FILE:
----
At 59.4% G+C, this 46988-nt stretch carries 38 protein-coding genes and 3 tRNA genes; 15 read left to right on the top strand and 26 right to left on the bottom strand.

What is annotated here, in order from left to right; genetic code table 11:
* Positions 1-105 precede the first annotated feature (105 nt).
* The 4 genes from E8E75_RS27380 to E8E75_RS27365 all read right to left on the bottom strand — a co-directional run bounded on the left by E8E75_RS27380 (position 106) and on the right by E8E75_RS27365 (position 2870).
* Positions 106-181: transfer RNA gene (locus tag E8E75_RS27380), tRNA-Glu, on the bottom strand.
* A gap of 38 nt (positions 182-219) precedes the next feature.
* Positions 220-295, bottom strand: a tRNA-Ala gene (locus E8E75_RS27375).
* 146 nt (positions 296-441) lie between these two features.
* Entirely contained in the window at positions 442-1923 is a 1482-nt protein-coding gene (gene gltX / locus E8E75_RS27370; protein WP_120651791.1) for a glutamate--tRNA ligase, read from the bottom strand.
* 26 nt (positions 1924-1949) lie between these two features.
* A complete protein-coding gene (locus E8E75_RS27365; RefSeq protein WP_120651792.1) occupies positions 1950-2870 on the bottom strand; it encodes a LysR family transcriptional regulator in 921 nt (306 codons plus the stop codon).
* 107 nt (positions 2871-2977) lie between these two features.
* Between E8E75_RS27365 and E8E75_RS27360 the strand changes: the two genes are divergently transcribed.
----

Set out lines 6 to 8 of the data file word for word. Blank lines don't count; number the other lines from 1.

* A gap of 38 nt (positions 182-219) precedes the next feature.
* Positions 220-295, bottom strand: a tRNA-Ala gene (locus E8E75_RS27375).
* 146 nt (positions 296-441) lie between these two features.